Tuesday, November 20, 2018
Being a smart driver is not just about having the latest gadgets and being skilled at parallel parking. #RoadSafetyWeek https://www.youtube.com/watch?v=fV84viOy3ok View Post
Why be a Shining Example?
If you can’t be seen you are putting yourself and others at risk
Road safety at night starts with being seen. Cycle lights are a vital tool in making sure that you are safe when cycling in the dark. They are also a legal requirement. So don’t forget to turn them on!
Cycling at night, what does the law say?
According to research, the most dangerous hours for cyclists are 7 to 9 am and 3 to 7 pm on weekdays, times associated with poor light conditions during the colder months.
In the UK cyclists on public roads must use lights and reflectors between the hours of sunset and sunrise – even if it is still light.
If you are riding without lights during these times you are breaking the law and putting yourself and other road users in danger.
There are specific legal requirements in terms of lights and reflectors:
- A white front light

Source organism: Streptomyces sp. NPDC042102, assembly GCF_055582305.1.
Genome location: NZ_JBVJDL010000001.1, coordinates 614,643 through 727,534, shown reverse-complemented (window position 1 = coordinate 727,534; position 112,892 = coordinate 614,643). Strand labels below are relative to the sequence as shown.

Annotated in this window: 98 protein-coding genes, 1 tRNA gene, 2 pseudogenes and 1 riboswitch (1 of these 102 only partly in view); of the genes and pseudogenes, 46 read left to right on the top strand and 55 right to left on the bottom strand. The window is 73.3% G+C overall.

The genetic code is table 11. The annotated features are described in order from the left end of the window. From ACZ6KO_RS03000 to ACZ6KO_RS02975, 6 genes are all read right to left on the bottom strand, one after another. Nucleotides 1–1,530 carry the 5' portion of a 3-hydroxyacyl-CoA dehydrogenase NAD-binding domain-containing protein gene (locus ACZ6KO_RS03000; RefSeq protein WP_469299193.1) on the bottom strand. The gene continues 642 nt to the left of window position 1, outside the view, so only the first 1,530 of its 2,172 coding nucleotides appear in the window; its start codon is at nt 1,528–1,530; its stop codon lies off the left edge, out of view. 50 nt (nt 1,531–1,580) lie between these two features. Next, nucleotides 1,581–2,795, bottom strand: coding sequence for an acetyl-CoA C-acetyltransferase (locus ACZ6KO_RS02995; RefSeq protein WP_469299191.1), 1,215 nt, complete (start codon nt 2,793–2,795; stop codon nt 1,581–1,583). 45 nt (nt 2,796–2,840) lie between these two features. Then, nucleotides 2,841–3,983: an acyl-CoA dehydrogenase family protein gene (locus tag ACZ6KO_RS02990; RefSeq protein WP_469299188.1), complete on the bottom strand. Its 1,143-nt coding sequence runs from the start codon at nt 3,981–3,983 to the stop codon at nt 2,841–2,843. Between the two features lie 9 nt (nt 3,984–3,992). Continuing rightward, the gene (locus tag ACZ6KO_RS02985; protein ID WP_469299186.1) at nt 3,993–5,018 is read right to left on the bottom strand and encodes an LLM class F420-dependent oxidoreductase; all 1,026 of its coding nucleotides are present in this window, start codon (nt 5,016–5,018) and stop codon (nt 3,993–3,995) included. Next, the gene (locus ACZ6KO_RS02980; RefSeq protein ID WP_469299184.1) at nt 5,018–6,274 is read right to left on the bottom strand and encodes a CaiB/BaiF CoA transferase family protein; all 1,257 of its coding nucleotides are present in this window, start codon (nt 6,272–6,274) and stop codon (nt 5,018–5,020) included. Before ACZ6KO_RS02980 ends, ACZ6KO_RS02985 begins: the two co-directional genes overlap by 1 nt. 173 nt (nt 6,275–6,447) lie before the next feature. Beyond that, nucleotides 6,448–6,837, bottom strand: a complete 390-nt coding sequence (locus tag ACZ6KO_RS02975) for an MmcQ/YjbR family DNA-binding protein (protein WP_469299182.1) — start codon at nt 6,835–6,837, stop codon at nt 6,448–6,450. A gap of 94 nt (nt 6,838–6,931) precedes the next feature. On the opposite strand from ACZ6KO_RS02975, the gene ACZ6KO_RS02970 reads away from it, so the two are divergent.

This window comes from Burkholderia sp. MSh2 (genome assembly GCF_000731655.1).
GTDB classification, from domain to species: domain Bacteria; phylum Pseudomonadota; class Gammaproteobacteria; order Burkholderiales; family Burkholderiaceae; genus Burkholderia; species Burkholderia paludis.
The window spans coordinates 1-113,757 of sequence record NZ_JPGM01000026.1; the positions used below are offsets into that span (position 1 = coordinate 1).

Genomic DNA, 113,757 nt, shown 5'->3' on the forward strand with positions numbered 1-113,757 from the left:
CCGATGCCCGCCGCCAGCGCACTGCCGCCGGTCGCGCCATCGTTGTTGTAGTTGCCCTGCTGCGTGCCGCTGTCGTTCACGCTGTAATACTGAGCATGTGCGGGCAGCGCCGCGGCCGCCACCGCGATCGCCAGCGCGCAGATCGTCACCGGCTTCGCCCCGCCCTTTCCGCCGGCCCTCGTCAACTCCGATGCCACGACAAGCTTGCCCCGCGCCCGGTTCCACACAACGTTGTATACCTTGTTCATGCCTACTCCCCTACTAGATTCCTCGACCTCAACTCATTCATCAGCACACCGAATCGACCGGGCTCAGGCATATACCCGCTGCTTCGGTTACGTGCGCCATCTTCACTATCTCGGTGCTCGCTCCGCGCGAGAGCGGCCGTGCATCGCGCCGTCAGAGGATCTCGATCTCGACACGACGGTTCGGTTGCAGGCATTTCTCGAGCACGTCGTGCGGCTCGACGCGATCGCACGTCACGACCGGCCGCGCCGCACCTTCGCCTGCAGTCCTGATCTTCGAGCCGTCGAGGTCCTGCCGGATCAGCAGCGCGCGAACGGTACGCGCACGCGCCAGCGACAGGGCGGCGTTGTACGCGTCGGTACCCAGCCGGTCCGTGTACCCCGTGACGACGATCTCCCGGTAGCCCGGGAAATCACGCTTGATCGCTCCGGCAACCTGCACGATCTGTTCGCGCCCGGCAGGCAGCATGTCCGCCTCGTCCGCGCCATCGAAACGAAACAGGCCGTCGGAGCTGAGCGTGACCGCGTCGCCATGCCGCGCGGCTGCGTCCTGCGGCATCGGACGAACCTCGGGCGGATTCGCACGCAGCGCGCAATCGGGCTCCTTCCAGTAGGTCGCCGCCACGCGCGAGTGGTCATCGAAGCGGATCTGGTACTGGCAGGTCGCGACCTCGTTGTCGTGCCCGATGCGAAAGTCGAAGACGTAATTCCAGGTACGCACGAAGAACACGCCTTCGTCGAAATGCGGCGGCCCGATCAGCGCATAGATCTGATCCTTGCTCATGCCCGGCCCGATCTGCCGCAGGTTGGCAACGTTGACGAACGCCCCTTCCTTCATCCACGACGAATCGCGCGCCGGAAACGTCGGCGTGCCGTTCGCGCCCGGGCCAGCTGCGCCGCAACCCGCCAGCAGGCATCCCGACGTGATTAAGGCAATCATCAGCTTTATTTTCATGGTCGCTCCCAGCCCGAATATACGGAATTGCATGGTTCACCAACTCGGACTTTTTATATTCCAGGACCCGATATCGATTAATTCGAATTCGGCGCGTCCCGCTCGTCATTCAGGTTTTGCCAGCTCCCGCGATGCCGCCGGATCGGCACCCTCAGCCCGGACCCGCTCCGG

- A rear red light
- A red rear reflector
Amber pedal reflectors – on the front and rear of each pedal (if you have cleats and can't do this then your bike is not legal at night)
Speak to the team at your local Tees Valley hub for help and support:
Night cycling gear:
High visibility cycle clothing and accessories are an integral part of being seen at night, when you are four times more likely to be knocked off your bike.
When you are considering what to wear it’s worth noting that we see things differently depending on the levels of light available. Being lit up is important, but colour also has an impact on whether you can be easily seen by drivers and other road users.
Adding a bit of colour in terms of what you are wearing can ensure that you stand out against the background and street scene:
- Fluorescent clothing is particularly good in UV light
- Reflective clothing works well under street lights and in headlights
Wearing a combination of these means that you will be more visible on your commute, whatever the light conditions. This is particularly important in grey weather or dim light.
Gloves, helmet and shoes as well as your bag and panniers are opportunities to add more colour and reflectors.